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Does Association Imply Causation


of saccharin in a rat's diet, y=# of tumors in rat's bladder. x=student's SAT score as a HS senior, y=1st ... x=whether a person attends religious services, ... – PowerPoint PPT presentation

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Title: Does Association Imply Causation

Does Association Imply Causation?
  • Sometimes, but not always! What about
  • xmother's BMI, ydaughter's BMI
  • xamt. of saccharin in a rat's diet, y of
    tumors in rat's bladder
  • xstudent's SAT score as a HS senior, y1st year
    GPA in college
  • xwhether a person attends religious services,
    ylength of life
  • x years education a workder has, yworker's
  • This figure (Moore McCabe) gives three possible
    scenarios explaining a found association between
    a response variable y and an explanatory variable

  • Association between x and y can certainly be
    because changes in x cause y to change - but
    even when causation is present, there are still
    other variables possibly involved in the
    relationship. (first ex. above)
  • Be careful of applying a causal relationship
    between x and y in one setting to a different
    setting (second example shows a causal
    relationship in rats - does it extend to humans?)
  • Common response is an example of how a "lurking
    variable" can influence both x and y, creating
    the association between them (see third example
    on SAT/GPA)
  • Confounding between two variables arises when
    their effects on the response cannot be
    distinguished from each other - the confounding
    variables can either be explanatory or lurking
    (see the last two examples above)

Lurking variables
  • A lurking variable is a variable not included in
    the study design that does have an effect on the
    variables studied.
  • Lurking variables can falsely suggest a
  • What is the lurking variable in these two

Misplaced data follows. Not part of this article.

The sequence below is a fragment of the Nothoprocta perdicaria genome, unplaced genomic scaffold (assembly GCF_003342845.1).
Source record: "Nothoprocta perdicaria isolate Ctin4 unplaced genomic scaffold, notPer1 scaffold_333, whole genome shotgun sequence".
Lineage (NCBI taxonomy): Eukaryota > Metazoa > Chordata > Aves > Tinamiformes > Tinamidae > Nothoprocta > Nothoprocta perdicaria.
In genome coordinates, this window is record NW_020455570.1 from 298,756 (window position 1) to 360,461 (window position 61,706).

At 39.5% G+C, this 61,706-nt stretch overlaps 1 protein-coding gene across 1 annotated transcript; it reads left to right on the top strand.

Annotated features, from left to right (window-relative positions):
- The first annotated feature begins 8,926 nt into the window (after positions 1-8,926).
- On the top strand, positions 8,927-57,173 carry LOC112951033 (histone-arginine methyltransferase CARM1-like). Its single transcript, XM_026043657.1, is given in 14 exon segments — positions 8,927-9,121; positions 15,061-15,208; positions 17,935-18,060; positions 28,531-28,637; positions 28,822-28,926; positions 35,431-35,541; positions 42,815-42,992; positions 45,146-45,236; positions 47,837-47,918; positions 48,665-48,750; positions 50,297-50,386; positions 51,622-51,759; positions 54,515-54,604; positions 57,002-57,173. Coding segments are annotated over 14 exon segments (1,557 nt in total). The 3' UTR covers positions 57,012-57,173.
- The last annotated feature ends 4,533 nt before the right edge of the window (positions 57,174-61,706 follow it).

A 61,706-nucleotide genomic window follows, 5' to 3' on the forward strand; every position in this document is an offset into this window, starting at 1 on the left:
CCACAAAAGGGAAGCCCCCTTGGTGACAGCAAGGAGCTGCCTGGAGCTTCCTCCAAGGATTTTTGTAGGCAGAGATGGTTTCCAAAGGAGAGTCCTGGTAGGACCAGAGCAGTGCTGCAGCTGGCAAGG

• Strong positive association between number of
    firefighters at a fire site and the amount of
    damage a fire does.
  • Negative association between moderate amounts
    of wine drinking and death rates from heart
    disease in developed nations.

There is quite some variation in BAC for the same
number of beers drunk. A persons blood volume is
a factor in the equation that we have overlooked.
The scatter is much smaller now. Ones weight
was indeed influencing the response variable
blood alcohol content.
Lurking vs. confounding, association
  • A lurking variable is a variable that is not
    among the explanatory or response variables in a
    study and yet may influence the interpretation of
    relationships among those variables.
  • Two variables are confounded when their effects
    on a response variable cannot be distinguished
    from each other. The confounded variables may be
    either explanatory variables or lurking
    variables. But you often see the terms lurking
    and confounding used interchangeably
  • Association and causation
  • Association, however strong, does NOT imply
  • Only careful experimentation can show causation -
    but see the next example

Establishing causation It appears that lung
cancer is associated with smoking. How do we
know that both of these variables are not being
affected by an unobserved third (lurking)
variable? For instance, what if there is a
genetic predisposition that causes people to both
get lung cancer and become addicted to smoking,
but the smoking itself doesnt CAUSE lung cancer?